Day 6 – Ravenna

Another day in Ravenna to visit the extraordinary mosaics that are being preserved through the UNESCO World Heritage Sites.  Following a lecture by Gerald and Lynne, we visited the Arian Baptistry and the Basilica S. Apollinare Nuovo.  These structures were built in the 6th C. CE by the Goths, the people who ransacked the Romans and gradually took over as the power of Rome.  

Entering the sanctuary of the Sant’ Apollinare Nuovo, we could see the brilliant mosaics, dating from Theodoric, the Gothic ruler, early 6th C.E. The mosaics line both sides of the nave.  Woman saints lined the left side and the male saints were on the right.  Each saint carried a crown, indicating that they were martyred.   Surprisingly, each saint was named. Above the register with the saints were panels depicting bible stories.  The top register had paintings that showed the life of Christ.  On the left side are stories of Jesus encountering people and on the right side there are scenes that depict the stories of the Passion.  One of my favourite scenes is of the Magi approaching Mary and the baby.  They look like a bit like three pixies but they are wearing the royal garb of the day.  They are named and this is the first instance in art that we learn the names of the three wise men.

We then moved over to the Arian Baptisry, which, again, had breathtaking artistry on the ceiling.  Our pilgrims were determined to see the ceiling at the best vantage point, which was to lie on the floor.  The Baptistry was an eight-sided building, which contained a full immersion baptismal font during the time of use.  The Baptistry was a separate building from the church.  After several  years of instruction a prospective Christian would be fully immersed in the baptismal pool and emerge as a Christian who was then permitted to worship in the sanctuary.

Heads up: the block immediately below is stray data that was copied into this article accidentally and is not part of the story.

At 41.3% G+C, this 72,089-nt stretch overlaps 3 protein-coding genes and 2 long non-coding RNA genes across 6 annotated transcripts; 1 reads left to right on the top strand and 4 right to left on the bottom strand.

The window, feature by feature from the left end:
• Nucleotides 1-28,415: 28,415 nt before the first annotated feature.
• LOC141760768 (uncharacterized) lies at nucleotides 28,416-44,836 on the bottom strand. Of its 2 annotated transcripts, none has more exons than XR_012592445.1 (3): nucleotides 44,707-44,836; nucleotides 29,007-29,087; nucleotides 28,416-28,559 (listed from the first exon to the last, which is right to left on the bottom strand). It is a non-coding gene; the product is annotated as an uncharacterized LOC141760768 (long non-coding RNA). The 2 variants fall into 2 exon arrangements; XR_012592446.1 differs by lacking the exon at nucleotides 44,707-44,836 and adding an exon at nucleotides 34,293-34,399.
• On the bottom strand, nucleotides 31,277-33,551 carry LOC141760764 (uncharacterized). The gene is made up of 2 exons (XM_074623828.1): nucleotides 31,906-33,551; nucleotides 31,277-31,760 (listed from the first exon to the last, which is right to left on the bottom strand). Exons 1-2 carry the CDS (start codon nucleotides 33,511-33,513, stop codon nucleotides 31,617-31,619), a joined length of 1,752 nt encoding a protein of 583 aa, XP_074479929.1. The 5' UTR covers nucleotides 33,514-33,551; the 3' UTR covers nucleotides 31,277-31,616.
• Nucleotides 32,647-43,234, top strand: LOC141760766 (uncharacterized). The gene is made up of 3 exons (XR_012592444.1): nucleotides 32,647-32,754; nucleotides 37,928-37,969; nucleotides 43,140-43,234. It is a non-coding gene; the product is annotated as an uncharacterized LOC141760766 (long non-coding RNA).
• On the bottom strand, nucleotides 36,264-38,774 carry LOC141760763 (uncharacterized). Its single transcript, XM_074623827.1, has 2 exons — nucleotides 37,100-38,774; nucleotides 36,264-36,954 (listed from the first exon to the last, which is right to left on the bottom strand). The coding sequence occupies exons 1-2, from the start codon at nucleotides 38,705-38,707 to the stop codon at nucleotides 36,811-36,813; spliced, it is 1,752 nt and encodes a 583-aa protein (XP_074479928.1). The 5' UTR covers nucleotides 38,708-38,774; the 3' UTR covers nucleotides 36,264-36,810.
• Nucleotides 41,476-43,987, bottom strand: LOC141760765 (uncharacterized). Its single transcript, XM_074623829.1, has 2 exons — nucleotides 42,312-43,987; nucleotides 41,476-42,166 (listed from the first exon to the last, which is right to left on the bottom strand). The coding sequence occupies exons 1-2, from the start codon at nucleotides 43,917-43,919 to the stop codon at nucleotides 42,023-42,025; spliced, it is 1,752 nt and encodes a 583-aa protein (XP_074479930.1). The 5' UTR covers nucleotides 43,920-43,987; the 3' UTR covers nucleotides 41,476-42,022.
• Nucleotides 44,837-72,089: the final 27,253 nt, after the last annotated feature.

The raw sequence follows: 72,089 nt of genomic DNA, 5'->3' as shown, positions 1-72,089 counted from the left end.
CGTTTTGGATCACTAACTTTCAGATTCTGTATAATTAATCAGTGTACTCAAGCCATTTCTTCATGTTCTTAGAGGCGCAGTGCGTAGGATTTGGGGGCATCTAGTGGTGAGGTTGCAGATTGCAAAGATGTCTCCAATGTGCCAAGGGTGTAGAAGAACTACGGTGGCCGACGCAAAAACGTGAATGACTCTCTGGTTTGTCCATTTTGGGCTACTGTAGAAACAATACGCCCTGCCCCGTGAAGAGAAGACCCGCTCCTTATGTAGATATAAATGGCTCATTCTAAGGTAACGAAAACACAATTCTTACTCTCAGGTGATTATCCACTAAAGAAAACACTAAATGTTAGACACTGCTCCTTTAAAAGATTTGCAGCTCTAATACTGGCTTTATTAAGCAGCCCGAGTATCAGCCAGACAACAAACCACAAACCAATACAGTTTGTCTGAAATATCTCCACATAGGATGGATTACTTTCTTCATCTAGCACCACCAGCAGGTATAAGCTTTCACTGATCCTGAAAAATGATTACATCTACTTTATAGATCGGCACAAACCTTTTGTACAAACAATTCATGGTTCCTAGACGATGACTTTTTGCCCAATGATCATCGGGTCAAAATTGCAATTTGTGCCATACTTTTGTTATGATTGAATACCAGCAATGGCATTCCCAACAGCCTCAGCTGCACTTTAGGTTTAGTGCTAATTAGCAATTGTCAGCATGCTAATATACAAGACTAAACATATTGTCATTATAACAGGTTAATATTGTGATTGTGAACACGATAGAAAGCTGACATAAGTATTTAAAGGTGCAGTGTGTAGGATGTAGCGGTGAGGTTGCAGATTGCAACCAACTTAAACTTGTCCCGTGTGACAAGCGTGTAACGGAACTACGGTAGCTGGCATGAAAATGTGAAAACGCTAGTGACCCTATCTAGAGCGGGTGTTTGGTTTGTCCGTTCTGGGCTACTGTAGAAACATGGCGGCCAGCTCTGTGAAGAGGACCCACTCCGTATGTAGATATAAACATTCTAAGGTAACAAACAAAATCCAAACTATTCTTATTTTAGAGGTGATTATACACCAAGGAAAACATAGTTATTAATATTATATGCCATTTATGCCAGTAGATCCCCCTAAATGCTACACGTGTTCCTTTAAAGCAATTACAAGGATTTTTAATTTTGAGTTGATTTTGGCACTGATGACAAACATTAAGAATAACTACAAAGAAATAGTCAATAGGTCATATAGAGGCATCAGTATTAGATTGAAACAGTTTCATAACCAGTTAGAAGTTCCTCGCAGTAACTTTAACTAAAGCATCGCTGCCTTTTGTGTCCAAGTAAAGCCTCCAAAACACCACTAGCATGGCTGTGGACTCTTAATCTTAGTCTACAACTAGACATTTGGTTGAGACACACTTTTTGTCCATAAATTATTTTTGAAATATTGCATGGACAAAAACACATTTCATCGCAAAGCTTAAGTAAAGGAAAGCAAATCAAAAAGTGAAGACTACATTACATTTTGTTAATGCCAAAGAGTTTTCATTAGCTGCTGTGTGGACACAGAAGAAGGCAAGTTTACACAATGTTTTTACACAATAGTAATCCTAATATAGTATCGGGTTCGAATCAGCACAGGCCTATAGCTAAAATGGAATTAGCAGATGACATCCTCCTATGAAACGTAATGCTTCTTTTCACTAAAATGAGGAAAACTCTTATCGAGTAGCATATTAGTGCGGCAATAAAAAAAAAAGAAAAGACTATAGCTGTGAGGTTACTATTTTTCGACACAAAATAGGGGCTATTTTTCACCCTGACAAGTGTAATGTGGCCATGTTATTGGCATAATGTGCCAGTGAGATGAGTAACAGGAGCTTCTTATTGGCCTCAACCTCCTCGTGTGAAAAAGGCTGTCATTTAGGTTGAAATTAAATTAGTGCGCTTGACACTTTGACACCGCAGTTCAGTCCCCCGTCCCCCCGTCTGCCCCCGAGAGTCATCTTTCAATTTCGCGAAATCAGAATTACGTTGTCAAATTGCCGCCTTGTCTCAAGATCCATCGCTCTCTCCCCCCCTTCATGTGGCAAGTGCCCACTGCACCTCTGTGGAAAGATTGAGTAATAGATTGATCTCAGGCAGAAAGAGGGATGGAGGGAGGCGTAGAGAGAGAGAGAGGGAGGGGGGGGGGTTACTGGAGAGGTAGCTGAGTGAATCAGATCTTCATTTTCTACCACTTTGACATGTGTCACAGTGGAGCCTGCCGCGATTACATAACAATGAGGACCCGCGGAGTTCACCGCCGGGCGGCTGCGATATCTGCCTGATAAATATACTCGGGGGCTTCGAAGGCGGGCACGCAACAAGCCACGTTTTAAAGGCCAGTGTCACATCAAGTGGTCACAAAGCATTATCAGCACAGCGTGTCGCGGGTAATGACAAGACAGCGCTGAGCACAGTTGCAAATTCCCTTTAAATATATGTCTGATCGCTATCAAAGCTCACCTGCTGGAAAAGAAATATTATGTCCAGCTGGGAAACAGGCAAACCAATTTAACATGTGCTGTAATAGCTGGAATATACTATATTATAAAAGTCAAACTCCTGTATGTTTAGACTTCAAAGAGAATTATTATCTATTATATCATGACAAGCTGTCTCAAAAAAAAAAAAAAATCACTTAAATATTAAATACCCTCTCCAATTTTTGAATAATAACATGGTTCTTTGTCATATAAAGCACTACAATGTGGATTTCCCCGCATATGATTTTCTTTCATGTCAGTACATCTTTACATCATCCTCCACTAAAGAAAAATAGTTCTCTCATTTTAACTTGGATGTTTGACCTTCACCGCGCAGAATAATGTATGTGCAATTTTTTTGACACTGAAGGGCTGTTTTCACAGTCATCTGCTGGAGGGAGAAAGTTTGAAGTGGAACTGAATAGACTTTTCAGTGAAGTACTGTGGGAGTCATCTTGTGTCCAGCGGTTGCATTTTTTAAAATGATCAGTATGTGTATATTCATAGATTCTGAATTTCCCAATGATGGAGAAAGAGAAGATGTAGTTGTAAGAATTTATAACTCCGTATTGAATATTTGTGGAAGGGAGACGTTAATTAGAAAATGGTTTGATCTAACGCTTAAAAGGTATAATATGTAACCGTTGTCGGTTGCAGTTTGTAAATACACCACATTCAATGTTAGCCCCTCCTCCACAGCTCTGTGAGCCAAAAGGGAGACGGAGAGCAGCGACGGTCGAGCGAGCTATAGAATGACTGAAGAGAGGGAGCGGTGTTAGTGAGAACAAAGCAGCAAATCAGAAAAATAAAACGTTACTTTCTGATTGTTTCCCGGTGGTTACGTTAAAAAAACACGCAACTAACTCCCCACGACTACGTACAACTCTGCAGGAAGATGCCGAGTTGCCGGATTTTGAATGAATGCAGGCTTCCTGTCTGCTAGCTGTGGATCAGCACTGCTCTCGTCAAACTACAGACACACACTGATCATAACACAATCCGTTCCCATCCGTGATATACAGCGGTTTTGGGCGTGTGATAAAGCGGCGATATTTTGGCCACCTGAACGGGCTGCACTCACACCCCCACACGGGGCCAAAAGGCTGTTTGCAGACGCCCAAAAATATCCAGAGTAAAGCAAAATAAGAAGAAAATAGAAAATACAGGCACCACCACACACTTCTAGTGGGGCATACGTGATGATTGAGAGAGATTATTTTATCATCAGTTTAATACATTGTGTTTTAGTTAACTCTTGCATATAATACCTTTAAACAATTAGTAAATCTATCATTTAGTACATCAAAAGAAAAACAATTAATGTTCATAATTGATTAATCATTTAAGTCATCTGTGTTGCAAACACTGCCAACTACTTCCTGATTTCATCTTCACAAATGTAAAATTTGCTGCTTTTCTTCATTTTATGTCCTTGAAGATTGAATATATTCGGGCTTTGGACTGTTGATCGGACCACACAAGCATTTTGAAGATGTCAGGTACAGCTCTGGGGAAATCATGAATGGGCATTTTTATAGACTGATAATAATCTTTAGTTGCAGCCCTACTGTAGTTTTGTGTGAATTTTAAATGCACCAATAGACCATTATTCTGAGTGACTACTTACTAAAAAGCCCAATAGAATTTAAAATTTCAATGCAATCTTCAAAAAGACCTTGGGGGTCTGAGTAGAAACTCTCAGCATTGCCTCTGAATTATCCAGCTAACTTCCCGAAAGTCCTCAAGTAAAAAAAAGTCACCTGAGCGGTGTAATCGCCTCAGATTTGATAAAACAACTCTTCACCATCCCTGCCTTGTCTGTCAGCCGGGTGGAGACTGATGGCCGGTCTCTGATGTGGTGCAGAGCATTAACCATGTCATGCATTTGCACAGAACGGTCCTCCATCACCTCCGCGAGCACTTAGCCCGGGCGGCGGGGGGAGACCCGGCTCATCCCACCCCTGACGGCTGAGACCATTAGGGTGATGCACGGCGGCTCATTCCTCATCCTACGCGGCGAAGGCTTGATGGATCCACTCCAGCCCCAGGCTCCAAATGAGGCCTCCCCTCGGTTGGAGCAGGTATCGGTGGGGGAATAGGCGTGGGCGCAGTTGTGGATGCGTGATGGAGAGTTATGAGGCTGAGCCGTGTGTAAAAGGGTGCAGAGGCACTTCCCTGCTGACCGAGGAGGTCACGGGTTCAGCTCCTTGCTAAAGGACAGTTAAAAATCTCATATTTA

The ceiling of the Baptistry is totally covered in mosaic tile, made from precious stone – rhodite, lapis lazuli and other colourful stones. The figure of Christ is totally nude, with the image of his naked body showing through the shimmering water.  There are two other figures, one being John the Baptist, the other is believed to be Neptune.  Some scholars believe the Neptune figure to be a personification of the Jordan River. As Lynne said in her lecture, “Beauty is a way to see something about God.”  Through these stunning mosaic murals, we have a glimpse into the ancient Christians’ perception of God and Jesus.